Succession star James Cromwell admits he’s ‘lost track’ of number of times he’s been arrested
James Cromwell has admitted that he’s “lost track” of the number of times he’s been arrested.
The Succession star, 83, has taken part in a number of high-profile protests in recent years over the mistreatment of animals.
Speaking at the premiere of the last season of HBO’s hit drama, Cromwell was asked how many times he’d been arrested.
“Oh, I lose track. Seven or eight times? Maybe more,” he told Page Six.
Last year, Cromwell made headlines after supergluing himself to a Starbucks as part of a People for the Ethical Treatment of Animals (Peta) protest against the coffee chain’s decision to charge more for vegan milk alternatives.
“Oh, glue was fun. I had a lot of fun with that one,” he said, adding that the protest didn’t hurt and came off fairly quickly with acetone, although “never quite fast enough for the police who’ve come, because they’re all sitting there wondering how soon I’m going to get out”.
Following that protest, Cromwell explained, the Starbucks in question had to be shut down while it was fumigated, as acetone is a carcinogen.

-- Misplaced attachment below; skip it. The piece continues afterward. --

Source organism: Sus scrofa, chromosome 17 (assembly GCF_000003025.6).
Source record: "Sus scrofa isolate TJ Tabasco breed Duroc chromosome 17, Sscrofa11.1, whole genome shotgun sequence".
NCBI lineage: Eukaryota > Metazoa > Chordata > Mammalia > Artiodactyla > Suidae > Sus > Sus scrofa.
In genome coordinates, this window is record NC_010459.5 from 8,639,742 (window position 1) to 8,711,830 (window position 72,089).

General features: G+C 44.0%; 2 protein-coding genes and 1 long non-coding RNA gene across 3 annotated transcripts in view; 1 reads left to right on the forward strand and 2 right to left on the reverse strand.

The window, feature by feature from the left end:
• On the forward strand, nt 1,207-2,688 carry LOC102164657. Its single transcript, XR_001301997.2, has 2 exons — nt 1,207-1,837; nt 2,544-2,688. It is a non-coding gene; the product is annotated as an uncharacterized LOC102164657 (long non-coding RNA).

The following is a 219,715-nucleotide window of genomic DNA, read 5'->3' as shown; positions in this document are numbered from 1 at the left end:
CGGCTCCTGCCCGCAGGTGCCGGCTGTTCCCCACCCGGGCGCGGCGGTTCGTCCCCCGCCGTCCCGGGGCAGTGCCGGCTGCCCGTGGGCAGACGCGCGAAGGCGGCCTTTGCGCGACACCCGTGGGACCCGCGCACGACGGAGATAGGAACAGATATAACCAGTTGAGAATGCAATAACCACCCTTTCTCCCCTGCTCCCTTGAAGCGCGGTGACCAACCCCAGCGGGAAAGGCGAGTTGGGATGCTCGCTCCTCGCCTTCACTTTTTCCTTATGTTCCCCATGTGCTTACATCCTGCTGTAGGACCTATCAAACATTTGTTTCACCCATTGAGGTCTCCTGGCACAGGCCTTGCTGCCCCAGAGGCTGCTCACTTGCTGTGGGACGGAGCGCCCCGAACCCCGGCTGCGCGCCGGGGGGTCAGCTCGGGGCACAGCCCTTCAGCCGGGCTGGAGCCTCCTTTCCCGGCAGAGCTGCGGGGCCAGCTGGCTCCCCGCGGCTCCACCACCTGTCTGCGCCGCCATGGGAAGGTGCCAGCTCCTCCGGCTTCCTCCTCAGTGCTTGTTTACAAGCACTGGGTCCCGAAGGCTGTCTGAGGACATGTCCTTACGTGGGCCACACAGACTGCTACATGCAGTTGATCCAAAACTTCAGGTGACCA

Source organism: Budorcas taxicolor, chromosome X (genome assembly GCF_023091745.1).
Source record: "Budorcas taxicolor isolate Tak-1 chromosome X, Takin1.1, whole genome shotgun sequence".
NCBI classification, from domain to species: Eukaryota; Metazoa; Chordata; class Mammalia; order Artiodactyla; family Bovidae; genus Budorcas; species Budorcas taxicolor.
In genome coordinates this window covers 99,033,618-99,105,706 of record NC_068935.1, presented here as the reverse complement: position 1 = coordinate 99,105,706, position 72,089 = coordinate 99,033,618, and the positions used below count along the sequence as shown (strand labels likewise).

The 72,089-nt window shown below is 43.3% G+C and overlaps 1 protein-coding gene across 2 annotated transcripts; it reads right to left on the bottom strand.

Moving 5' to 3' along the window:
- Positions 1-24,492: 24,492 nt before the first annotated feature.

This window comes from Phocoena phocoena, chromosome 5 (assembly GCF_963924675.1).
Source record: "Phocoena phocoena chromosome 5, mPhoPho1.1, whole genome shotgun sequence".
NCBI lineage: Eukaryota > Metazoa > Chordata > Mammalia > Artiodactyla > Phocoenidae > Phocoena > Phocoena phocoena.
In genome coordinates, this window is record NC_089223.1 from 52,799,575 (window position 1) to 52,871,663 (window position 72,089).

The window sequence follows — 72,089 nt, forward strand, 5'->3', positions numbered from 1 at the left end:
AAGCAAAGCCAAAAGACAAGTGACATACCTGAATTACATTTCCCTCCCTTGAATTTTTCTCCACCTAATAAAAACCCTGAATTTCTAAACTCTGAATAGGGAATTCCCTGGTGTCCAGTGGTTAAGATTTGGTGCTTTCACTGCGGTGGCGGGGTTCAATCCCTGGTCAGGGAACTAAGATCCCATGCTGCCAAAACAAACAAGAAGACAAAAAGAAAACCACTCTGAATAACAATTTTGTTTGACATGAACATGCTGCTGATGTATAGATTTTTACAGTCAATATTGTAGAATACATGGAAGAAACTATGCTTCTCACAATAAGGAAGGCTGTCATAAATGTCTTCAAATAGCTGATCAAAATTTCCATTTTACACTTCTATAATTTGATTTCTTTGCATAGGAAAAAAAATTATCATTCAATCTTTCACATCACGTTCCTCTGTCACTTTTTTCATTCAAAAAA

“Which is good, because what they were doing was horrendously stupid, charging for non-dairy creamers,” Cromwell added.
In Succession, Cromwell plays Logan Roy’s (Brian Cox) brother Ewan, who decides to give the entirety of his grandson Greg’s (Nicholas Braun) inheritance to Greenpeace.
You can read The Independent’s five-star review of season four here.
Cromwell has long been an activist for animal rights and has also been known to lead anti-capitalist sit-ins. He has been vegetarian since 1974 and then went vegan in 1995 after playing Farmer Hoggett in Babe.
In an interview with The Independent in 2022, Cromwell said that, while the film and TV industry might look down on his protests, he had continued to work.
“I don’t know whether it’s affected my ability to act,” Cromwell said. “Maybe in Hollywood – I think they’d just as soon not have me. But I still work frequently, so that’s good.”
At the time of the interview, Cromwell was under probation for protesting against animal cruelty in Texas, but said that he plans to keep up his activism for as long as possible.
“Laws against legitimate, constitutionally guaranteed protests in this country are becoming more and more prevalent, and they are doing it not to stifle the right but the radical left,” he said.
“I can’t say I’m a revolutionary because that would mean total commitment. But I’m on the cusp, and my time will come when my voice is required again and my presence will make a difference.”